On January 28, 2008, the Fourth Circuit Court of Appeals reversed a federal district court decision that had struck down most of the regulations on the sales of alcoholic beverages imposed by the State of Washington in Costco Wholesale Corp. v. Maleng et al., 06-35538,06-35542, 06-35543 (January 29, 2008). As a result, regulations that Costco Wholesale Corporation alleged were in violation of federal antitrust laws, by limiting competition and causing retailers to charge higher prices, remain intact.

Since the repeal of Prohibition in 1935, the State of Washington's "three-tier" system of manufacturers, distributors, and retailers, prohibits retailers in Washington such as Costco from purchasing alcohol products directly from manufacturers, forcing them instead to purchase from distributors, and prohibiting them from purchasing alcoholic beverages from out-of-state wineries and breweries.

In 2004, Costco filed suit against the Washington State Liquor Control Board, and others, including the then Attorney General of the State of Washington, challenging the following nine restraints on the purchase and sale of alcoholic beverages.

1. A “price posting” requirement, which requires beer and wine distributors to publicly post wholesale prices.

2. A "hold" requirement, which requires beer and wine manufacturers and distributors to adhere to their posted prices for at least 30 days. Together, the first and second challenged restraints are known as the "post-and-hold" restraints.

3. A “uniform pricing rule”, which requires each brewery and winery to sell alcoholic products at the same price to every distributor. Distributors must also sell products to every retailer at the same price they have posted.

4. A minimum mark-up provision, which requires distributors and suppliers to price their products at no less than 10% above acquisition costs.

5. A ban on providing discounts based on volume purchases.

6. A ban on sales of beer and wine on credit.

7. A "delivered price" requirement, which requires distributors to sell beer and wine at the same price regardless of whether the retailer pays for freight.

8. A ban on central warehousing of alcohol products by retailers.

9. A ban on retailer-to-retailer sales of beer and wine.

A federal district court in Seattle granted summary judgment in favor of Costco, and held that eight of the nine challenged restraints irreconcilably conflict with the Sherman Act provisions of the federal antitrust laws. The only restraint upheld by the district court was the restraint against retailer-to-retailer sales. After a trial on defendants' defenses under the Twenty-first Amendment, which provides the states with wide latitude to regulate alcohol sales, the district court ruled that the State of Washington's interests could not prevail over the antitrust laws interests' in promoting competition. Defendants appealed.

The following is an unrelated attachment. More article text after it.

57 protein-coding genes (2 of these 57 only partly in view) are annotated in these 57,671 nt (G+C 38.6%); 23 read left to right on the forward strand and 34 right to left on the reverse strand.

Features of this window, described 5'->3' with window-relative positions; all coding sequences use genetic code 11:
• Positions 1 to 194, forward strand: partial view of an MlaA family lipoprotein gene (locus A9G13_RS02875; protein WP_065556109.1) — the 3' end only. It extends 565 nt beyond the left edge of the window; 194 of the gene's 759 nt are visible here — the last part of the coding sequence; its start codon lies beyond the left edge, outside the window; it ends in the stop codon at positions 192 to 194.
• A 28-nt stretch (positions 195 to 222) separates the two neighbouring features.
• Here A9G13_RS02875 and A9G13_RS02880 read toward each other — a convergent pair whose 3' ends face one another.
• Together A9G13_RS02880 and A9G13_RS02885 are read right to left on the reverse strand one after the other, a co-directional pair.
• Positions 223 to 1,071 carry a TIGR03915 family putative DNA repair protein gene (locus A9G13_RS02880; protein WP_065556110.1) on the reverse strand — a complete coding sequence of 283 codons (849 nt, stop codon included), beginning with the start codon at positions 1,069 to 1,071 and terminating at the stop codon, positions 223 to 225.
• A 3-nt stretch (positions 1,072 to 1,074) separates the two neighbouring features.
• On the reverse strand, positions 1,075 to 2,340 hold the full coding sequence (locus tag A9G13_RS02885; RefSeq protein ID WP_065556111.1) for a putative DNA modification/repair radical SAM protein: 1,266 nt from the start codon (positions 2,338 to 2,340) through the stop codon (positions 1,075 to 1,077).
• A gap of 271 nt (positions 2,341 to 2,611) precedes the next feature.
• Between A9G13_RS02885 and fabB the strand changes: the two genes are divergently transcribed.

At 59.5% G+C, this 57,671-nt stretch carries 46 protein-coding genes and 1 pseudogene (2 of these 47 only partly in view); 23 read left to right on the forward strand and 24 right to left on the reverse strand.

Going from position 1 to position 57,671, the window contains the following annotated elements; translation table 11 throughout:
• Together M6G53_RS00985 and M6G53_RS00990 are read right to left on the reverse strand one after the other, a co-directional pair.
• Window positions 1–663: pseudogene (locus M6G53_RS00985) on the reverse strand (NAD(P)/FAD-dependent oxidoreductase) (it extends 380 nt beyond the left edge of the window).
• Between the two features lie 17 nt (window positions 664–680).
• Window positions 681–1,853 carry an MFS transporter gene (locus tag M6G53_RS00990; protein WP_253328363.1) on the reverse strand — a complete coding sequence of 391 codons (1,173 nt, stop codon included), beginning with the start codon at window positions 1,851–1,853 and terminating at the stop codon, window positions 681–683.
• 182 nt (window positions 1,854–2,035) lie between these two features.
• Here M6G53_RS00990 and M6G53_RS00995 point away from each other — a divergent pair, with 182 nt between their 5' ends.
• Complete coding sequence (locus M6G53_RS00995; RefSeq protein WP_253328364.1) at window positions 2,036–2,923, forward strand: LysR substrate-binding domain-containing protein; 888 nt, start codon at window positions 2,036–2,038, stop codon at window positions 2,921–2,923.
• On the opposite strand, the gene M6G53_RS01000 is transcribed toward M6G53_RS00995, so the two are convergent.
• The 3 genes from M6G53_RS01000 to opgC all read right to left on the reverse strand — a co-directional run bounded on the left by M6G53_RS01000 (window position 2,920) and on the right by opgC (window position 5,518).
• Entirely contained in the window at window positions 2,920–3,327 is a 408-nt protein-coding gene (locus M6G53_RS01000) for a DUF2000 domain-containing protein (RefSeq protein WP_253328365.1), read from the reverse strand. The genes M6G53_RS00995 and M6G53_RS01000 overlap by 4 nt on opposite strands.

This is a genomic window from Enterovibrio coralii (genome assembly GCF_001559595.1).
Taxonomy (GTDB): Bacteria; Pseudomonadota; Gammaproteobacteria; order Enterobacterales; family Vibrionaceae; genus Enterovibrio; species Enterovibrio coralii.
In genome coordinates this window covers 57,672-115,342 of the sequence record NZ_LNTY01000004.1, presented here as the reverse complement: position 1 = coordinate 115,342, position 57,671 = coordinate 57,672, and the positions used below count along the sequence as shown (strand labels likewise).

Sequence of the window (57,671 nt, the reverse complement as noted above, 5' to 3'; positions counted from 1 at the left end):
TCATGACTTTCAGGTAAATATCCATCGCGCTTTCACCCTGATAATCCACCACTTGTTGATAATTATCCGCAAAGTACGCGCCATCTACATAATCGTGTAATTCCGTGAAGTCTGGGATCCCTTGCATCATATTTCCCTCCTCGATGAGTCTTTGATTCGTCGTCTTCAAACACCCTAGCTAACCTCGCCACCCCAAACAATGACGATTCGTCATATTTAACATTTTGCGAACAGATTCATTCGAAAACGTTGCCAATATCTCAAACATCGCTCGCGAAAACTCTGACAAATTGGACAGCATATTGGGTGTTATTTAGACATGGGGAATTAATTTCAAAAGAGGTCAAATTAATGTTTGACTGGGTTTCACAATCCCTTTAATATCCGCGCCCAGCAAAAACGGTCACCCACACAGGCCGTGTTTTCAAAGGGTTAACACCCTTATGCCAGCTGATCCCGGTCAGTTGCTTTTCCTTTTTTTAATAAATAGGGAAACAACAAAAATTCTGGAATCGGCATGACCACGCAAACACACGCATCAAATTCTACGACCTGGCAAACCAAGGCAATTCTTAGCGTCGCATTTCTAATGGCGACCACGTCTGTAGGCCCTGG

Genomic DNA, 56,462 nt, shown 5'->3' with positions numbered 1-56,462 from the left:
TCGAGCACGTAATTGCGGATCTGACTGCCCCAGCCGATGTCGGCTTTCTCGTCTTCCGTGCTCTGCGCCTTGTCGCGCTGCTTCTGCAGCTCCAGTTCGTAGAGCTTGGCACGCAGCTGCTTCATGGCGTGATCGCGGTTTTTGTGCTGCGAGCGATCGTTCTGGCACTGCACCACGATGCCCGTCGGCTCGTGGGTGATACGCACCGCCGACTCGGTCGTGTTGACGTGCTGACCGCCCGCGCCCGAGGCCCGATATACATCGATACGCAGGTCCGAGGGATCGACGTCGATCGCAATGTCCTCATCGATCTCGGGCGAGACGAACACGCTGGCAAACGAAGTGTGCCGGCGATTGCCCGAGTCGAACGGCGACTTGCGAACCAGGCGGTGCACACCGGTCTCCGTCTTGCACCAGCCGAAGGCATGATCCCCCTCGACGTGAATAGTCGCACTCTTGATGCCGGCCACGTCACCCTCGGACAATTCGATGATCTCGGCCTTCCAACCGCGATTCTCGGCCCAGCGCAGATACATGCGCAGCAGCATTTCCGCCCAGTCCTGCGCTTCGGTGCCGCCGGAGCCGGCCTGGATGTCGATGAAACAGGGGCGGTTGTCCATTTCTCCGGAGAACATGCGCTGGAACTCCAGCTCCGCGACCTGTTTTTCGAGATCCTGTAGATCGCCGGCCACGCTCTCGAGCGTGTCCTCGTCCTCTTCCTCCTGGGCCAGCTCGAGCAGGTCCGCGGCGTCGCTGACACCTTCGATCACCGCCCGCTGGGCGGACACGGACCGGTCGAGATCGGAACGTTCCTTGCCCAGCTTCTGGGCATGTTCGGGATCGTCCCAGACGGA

The appeals court affirmed the district court’s rulings that the State of Washington's post-and-hold pricing system was a non-unilateral "hybrid" restraint that was preempted by the antitrust laws, and constituted a per se violation of those laws because it facilitated horizontal collusion among market participants. The court also affirmed the decision to reject defendants' arguments that its restraints were effective in promoting temperance under the Twenty-first Amendment.

However, based on the principle that the state is immune from antitrust liability when the state unilaterally imposes restraints on competition, except in certain circumstances when those regulations allow market participants to dictate market conditions, the circuit court reversed many of the district court's determinations. Specifically, the appeals court upheld the State of Washington's regulations requiring uniform pricing, a 10% minimum mark-up, and delivered pricing, as well as the regulations prohibiting volume discounts, credit sales, and central warehousing.

The court held that each of the foregoing restrictions should be viewed independently of the invalid post-and-hold requirements under the regulation’s severability provision, and that each is a unilateral restraint that is therefore immune from antitrust liability. The court noted that the fact that wholesalers simply comply with rules set by the state (such as those that forbid discounts or credit, or require a minimum mark-up) is not tantamount to an improper “meeting of the minds” among competitors, and any anticompetitive effect is not the result of any concerted action among competitors. Based on the foregoing, the court held that each of the foregoing restraints is a unilateral restraint that is not preempted by the antitrust laws.